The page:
The Guardian reports today that the Government is to end its centralised control of schools, abandoning one of New Labour's most significant education reforms.
Details are still sketchy, as this news - like that about school mergers earlier this week - comes from DCSF leaks, not an actual bill. (A practice which the new Speaker will hopefully come down on strongly). From what has been leaked though, it appears that:
"schools will no longer have to rely on centralised national strategies for support in teaching literacy and numeracy. Instead they will able to choose from a range of suppliers or work together to improve pupils' basic skills.Primary schools in England have been expected to teach English and
maths according to centralised guidelines set down by national literacy
and numeracy strategies for more than 10 years.These give detailed plans for teachers on what to convey to pupils
throughout the school year, with an expectation that there should be
daily lessons in reading, writing and arithmetic." (BBC website)
"... money will be redirected to schools to spend on forging
networks with neighbouring schools and buying in their own advisers to
help them drive up teaching standards and exam results. Good schools
will be expected to federate with lower-performing schools to help them
improve. Schools will still be able to teach the literacy and numeracy
hours, but there will be no central bureaucracy to support it.
The changes are designed to end duplication in support for schools,
which currently have an array of consultants from the local authority
and the national strategies to help them improve. Instead, schools will
be able to employ consultants directly to advise them, and increasingly
the consultants will be other practising headteachers.
national strategies are credited with a substantial improvement in
school test results in the period after they were introduced, but that
success has stalled. They were heavily criticised by the Commons
education select committee, which concluded that what and how schools
can teach under the programmes is too heavily prescribed. It said: "At
times schooling has appeared more of a franchise operation, dependent
on a recipe handed down by government rather than the exercise of
professional expertise by teachers." (The Guardian)
Michael Gove, the shadow education secretary, has promised Conservative support if the White Paper is as radical as leaks suggest. Moreover the NUT - perhaps proving me wrong in my suggestion that their support is rarely a good sign - has said that many would welcome "the dropping of the top down imposed strategies".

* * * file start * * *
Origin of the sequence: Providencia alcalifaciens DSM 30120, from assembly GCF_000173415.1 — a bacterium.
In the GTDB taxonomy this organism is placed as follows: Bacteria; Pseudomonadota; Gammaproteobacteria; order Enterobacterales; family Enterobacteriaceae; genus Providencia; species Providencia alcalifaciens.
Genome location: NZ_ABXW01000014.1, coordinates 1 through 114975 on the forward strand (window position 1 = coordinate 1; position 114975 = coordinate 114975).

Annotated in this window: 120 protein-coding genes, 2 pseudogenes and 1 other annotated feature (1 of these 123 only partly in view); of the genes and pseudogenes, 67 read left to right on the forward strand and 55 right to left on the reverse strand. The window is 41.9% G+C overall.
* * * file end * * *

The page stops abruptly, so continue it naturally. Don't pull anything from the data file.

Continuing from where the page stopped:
Just as with the potential school merger plans, this news should be welcomed, albeit very cautiously. Judgement should be reserved until the details are released next week, and if past form counts for anything, Ed Balls and DCSF are odds on to make these reforms (great in principle) irrelevant in practice. Damaging even. But, giving them the benefit of the doubt for now, the philosophy underpinning these proposals - returning power to schools and teachers - is spot on.
Don't be fooled by suggestions that Ed Balls has "masterminded" these plans out of some sort of commitment to localism and school empowerment though. No one is capable of such a radical conversion. Money, as is often the case, drives these reforms, as they could save the Government up to £100m a year on its contract with the private company Capita, which delivers the national strategies.
Bankruptcy is often a catalyst for reform; leaner, more effective and efficient services emerge from a brush with administration. It's not the way anyone would have wanted them to learn, but the fiscal strategy chosen by Balls and Brown a decade ago - the one which now burdens the UK with public sector borrowing of £175 billion - may now force them to accept the logic of a leaner state. In education, as in health, this doesn't have to mean fewer teachers, worse schools or diminished ambition. It simply means less government, less layers of bureaucracy. So the state's fiscal crises may have a silver lining, of sorts. But only if Balls (and his colleagues) is really brave enough to turn his back on his instincts and begins to trust professionals and people to deliver public services.